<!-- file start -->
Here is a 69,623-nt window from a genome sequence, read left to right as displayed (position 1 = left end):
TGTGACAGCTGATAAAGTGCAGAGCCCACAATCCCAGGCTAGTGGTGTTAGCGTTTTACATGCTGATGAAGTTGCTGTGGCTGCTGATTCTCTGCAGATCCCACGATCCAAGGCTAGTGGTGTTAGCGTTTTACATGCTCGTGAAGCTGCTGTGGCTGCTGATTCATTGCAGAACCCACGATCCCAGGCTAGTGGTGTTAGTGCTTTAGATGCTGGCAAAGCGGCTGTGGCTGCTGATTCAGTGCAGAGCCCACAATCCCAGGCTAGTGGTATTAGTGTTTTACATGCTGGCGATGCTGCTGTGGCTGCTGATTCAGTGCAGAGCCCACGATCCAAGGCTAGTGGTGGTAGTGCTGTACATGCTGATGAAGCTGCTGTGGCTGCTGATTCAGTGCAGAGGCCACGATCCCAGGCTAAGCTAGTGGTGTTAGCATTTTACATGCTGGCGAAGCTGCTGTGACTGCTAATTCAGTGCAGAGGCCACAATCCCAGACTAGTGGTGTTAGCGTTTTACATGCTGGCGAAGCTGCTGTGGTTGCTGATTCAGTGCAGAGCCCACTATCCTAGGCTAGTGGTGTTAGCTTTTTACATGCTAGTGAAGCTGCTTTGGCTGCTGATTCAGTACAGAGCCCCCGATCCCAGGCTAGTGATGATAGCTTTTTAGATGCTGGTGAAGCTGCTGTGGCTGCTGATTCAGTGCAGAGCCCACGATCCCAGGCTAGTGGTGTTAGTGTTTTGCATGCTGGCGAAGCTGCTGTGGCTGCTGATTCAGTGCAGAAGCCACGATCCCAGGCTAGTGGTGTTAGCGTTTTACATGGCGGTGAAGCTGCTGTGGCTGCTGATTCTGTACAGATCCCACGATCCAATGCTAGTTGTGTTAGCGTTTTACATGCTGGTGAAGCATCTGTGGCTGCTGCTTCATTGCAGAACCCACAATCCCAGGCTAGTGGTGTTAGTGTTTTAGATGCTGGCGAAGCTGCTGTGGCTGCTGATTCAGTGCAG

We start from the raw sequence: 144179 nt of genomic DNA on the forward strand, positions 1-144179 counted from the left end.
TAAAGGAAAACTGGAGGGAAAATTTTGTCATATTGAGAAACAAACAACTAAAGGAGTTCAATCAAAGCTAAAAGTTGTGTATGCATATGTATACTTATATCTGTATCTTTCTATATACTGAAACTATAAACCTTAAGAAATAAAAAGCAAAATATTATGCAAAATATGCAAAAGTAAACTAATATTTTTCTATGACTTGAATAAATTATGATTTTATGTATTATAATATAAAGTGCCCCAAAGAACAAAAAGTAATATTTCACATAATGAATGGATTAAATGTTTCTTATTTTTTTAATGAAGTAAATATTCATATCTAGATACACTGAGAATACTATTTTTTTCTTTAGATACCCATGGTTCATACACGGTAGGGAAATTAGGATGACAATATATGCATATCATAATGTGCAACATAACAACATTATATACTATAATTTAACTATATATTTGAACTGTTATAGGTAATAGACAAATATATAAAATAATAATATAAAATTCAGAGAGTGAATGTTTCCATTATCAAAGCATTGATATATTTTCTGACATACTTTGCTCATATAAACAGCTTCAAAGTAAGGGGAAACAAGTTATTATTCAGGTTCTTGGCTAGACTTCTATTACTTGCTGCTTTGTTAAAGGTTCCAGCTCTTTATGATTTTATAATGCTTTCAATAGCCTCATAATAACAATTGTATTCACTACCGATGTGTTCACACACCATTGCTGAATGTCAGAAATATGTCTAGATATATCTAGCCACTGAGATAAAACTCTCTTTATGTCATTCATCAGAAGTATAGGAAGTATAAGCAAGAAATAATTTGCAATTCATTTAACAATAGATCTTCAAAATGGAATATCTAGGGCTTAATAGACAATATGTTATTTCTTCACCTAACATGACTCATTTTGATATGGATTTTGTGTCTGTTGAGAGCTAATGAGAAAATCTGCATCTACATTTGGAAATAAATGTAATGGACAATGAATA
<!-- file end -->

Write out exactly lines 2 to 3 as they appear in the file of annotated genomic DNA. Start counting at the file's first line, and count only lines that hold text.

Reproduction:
TGTGACAGCTGATAAAGTGCAGAGCCCACAATCCCAGGCTAGTGGTGTTAGCGTTTTACATGCTGATGAAGTTGCTGTGGCTGCTGATTCTCTGCAGATCCCACGATCCAAGGCTAGTGGTGTTAGCGTTTTACATGCTCGTGAAGCTGCTGTGGCTGCTGATTCATTGCAGAACCCACGATCCCAGGCTAGTGGTGTTAGTGCTTTAGATGCTGGCAAAGCGGCTGTGGCTGCTGATTCAGTGCAGAGCCCACAATCCCAGGCTAGTGGTATTAGTGTTTTACATGCTGGCGATGCTGCTGTGGCTGCTGATTCAGTGCAGAGCCCACGATCCAAGGCTAGTGGTGGTAGTGCTGTACATGCTGATGAAGCTGCTGTGGCTGCTGATTCAGTGCAGAGGCCACGATCCCAGGCTAAGCTAGTGGTGTTAGCATTTTACATGCTGGCGAAGCTGCTGTGACTGCTAATTCAGTGCAGAGGCCACAATCCCAGACTAGTGGTGTTAGCGTTTTACATGCTGGCGAAGCTGCTGTGGTTGCTGATTCAGTGCAGAGCCCACTATCCTAGGCTAGTGGTGTTAGCTTTTTACATGCTAGTGAAGCTGCTTTGGCTGCTGATTCAGTACAGAGCCCCCGATCCCAGGCTAGTGATGATAGCTTTTTAGATGCTGGTGAAGCTGCTGTGGCTGCTGATTCAGTGCAGAGCCCACGATCCCAGGCTAGTGGTGTTAGTGTTTTGCATGCTGGCGAAGCTGCTGTGGCTGCTGATTCAGTGCAGAAGCCACGATCCCAGGCTAGTGGTGTTAGCGTTTTACATGGCGGTGAAGCTGCTGTGGCTGCTGATTCTGTACAGATCCCACGATCCAATGCTAGTTGTGTTAGCGTTTTACATGCTGGTGAAGCATCTGTGGCTGCTGCTTCATTGCAGAACCCACAATCCCAGGCTAGTGGTGTTAGTGTTTTAGATGCTGGCGAAGCTGCTGTGGCTGCTGATTCAGTGCAG

We start from the raw sequence: 144179 nt of genomic DNA on the forward strand, positions 1-144179 counted from the left end.